Use Your Alaskan Website Design to Attracts Tourism
Let your Alaskan website design do the work
Almost every Alaskan tourist will spend a lot of time researching and planning before choosing the right company. Most of this research means exploreing your website and making judgements. Alaskan website design is the single most important factor in determining what kind of judgements are made, for better or worse. Period.
Every tourist researcher goes through a pretty similar, and similarly critical, journey when searching for the right company. It looks like this:
Simple right? Well, amazingly, In my experience as a web developer and avid traveler all over world, I have found that maybe 1 in 5 companies address these points with any level of competence. And I know for a fact that the companies who do:
- Does this company look legitimate/good? (i.e. content types, web design)
- What kinds of services do they offer?
- Can I afford them (i.e. price ranges)?
- Are reviews good?
- What do their trips look like (i.e. blog, image/videos, guide(s))?
- What do I need for this trip/what should I expect?
- Steps, how to, and guidelines for reservations.
The way we all tend to view websites is like this: if they are willing to put the time and effort into a good website, and use that website to answer my questions, chances are they will make the same effort to provide me with a great experience. Here are 5 ways to use your Alaskan website design for attracting tourism.
- Attract a lot of business
- Generally provide great services
1 -Alaskan websites need beautiful images
The first and most important rule is that: Alaska is beautiful - so use big, bold imagery to convey your type of trekking adventure.
Not to pick on anyone, but I am surprised at how often I see adventure trekking sites like this that assault me with text, and include images that are small and convey nothing about what type of experience I will have. People want to SEE your experience before they get into the nitty gritty of what's included. So keep content as economical and purposeful as possible.
Text should be as simple and straightforward as possible. Apples website is a great demonstration of this – they only start to use full sentences when they really need to give info. Even then, only two or three sentences at most.
Alaskan tourism is about sightseeing and adventure. Images and video should do all the talking.
2 - Make prices VISIBLE and easy to find on your website!
Somewhere along the way, someone had the bright idea – they may have learned it from university websites – that hiding pricing in an obscure hole on your site, or not evening listing it, is a great way force visitors to inquire further and contact. Actually it’s a great way to annoy people and invite them to look elsewhere.
People don’t like being forced to search for your pricing. Once a customer is interested in your services, whether or not they can afford you is always their first concern. Visibility is one of the primary goals of website design. So make price ranges very visible – ideally next to the trip offerings. Your prices probably vary quite a bit depending on the offering, just give people a ball park range.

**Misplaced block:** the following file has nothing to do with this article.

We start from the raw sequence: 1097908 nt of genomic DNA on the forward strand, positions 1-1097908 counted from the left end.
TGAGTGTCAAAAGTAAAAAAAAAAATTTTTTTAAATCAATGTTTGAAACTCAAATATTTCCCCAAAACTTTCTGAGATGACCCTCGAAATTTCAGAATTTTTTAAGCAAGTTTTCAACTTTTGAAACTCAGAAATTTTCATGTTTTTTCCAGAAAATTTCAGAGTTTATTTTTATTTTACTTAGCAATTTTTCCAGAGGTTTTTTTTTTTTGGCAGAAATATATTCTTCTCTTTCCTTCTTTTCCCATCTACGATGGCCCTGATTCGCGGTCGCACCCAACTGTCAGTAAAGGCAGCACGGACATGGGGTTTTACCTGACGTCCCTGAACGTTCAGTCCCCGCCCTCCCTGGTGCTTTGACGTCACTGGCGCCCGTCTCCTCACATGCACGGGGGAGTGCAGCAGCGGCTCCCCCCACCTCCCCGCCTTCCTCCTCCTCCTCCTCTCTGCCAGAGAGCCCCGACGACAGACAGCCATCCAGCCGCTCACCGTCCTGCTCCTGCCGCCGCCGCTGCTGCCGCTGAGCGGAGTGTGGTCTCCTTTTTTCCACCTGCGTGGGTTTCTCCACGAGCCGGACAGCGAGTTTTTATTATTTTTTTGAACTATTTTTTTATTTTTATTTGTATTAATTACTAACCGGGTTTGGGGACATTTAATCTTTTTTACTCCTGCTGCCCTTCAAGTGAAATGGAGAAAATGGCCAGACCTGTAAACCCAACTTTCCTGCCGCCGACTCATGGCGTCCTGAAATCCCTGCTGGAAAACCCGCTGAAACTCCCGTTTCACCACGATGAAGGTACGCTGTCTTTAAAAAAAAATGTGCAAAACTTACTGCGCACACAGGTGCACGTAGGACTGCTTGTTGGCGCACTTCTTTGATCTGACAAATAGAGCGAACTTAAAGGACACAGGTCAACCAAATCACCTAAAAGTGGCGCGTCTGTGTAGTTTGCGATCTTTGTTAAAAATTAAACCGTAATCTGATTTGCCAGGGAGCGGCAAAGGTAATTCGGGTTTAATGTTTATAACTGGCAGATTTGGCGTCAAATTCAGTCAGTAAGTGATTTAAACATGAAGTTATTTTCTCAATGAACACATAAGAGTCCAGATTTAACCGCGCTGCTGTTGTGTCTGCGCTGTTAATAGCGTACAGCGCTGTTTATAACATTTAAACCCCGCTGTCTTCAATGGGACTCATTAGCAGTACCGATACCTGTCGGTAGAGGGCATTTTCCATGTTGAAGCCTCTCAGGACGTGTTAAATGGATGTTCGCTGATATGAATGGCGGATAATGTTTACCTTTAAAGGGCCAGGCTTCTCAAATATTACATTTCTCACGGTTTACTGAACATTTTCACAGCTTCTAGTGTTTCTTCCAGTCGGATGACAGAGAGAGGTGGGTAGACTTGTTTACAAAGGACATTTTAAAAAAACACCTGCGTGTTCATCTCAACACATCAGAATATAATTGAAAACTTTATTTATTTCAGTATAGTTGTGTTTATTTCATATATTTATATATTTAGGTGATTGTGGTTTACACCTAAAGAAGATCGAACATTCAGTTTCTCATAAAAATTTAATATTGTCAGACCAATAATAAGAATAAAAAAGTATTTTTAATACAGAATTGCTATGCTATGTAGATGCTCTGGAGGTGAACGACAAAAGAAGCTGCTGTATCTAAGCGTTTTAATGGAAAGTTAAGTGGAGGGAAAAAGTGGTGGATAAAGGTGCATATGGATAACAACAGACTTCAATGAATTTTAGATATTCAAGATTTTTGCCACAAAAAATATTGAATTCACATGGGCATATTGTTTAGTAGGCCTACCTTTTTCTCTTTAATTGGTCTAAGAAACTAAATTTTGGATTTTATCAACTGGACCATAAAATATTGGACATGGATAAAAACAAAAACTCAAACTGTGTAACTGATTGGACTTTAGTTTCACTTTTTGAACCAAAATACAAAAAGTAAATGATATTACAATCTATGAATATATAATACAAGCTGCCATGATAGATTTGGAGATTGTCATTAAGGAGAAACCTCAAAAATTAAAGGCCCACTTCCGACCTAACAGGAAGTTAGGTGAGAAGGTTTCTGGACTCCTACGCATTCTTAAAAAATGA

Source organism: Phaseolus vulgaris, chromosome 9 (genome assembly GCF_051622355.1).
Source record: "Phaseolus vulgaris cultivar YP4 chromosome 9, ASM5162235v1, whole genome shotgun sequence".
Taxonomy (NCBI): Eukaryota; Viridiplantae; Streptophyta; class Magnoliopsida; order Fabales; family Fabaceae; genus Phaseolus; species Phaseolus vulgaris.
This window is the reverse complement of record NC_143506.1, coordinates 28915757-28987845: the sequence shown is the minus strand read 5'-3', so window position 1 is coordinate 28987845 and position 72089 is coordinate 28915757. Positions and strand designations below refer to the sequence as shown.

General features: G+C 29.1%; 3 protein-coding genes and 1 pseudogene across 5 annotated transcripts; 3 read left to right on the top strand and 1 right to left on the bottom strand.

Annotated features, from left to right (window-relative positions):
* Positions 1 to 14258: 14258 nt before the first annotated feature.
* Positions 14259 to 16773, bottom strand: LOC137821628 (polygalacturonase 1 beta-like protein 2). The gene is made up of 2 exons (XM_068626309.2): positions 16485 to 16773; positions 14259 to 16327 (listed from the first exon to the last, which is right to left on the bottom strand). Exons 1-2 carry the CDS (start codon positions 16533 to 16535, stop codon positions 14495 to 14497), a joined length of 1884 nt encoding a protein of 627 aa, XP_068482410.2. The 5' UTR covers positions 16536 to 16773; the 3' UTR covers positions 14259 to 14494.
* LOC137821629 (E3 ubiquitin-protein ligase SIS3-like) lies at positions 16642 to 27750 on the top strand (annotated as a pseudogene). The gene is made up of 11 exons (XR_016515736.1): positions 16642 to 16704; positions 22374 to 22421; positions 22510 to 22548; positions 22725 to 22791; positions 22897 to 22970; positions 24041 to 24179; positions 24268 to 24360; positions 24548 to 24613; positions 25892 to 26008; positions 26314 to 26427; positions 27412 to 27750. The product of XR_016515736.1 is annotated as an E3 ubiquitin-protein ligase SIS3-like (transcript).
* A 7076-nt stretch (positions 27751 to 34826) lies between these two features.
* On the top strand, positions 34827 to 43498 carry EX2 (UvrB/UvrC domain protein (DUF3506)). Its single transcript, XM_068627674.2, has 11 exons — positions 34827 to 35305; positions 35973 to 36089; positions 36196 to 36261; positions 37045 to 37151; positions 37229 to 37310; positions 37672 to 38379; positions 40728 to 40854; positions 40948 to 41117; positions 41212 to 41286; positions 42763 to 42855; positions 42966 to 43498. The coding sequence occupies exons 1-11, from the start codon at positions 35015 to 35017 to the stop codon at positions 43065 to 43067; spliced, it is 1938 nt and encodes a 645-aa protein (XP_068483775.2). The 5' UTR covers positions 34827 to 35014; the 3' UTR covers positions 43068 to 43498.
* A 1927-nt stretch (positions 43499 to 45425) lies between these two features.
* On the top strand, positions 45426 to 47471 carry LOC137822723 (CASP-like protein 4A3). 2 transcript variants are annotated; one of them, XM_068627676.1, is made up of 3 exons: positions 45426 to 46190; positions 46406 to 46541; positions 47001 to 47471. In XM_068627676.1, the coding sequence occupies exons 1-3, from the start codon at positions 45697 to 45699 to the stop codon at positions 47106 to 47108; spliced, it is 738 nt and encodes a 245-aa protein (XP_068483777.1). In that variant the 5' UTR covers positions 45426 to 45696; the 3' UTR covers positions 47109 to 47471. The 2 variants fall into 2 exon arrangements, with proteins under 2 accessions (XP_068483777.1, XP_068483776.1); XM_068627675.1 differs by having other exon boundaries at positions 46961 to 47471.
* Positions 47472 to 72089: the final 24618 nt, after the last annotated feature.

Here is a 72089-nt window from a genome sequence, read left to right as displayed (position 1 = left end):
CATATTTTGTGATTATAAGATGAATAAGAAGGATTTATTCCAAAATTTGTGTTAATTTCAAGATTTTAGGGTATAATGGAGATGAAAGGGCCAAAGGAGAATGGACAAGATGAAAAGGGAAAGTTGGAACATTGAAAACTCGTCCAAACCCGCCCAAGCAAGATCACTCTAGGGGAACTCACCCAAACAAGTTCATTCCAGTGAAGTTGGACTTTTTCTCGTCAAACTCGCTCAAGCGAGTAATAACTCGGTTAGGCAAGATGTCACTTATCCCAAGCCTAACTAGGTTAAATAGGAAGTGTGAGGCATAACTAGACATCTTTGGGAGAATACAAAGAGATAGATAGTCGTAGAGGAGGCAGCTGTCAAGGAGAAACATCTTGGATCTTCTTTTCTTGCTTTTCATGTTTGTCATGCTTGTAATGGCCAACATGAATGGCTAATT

- A great way to attack this is to segment your offerings by
- Trip type (backpacking, kayaking, rafting, photo tours)
- Time frame (i.e. one day, three day, five day, etc.)
- And common combination trips (backpacking + photo tours)
3 -Websites in Alaska need an image trip gallery
Having an trip gallery full of images and/or videos on your website is without question the best way to SHOW people what to expect from your business. These images should always focus on:
Again, don’t blast people with text. In this case, text should only be used briefly for descriptions. The rest should be video and pictures. A trip gallery should be segmented by trip/event. This gives a chance for customers to see the trends and consistent type of service you offer, as well as the particular "flavor" of each event. Invite people to send you their own pictures to you to upload, or include a space for them to upload pictures themselves.
- The scenery (indoor or outdoor)
- The fun
- The adventure
- The apparel (what are people wearing?)
4 - Cater your website information towards custom services
If you are a company who specialized in adventure services (trekking, hunting, kayaking, etc.), don’t segment treks by “beginner, intermediate, advanced.” All this does is detract from a sense of customization, and make it look like you have limited options.
This doesn’t mean that you shouldn’t have your trips categorized like that for your own internal use. Your website should communicate that each adventure is built for the customer – that your trips are custom fit. This is a perfect invitation for people to inquire further.
When talking to them, you will obviously get a feel for their “level” and expectations with a couple of simple questions. Then you can provide some “best fit” options, and the potential customer doesn’t end up feeling like they are choosing which brand of toothpaste to buy.
5 - Website images and writing should answer practical questions about what to expect
Another thing that surprises me is how often I have to dig around to see:
The questions that may seem so obvious to locals are probably a mystery to newcomers. Pages that answers questions, like above, are extraordinary helpful.
- What equipment do you provide?
- What equipment do people need to bring?
- What kind of clothing should they wear?
- What food do you provide?
- What experience with wildlife should be expected?
- What will the temperature be like?
They also show that your set-up is well organized and thought out (and therefore safer).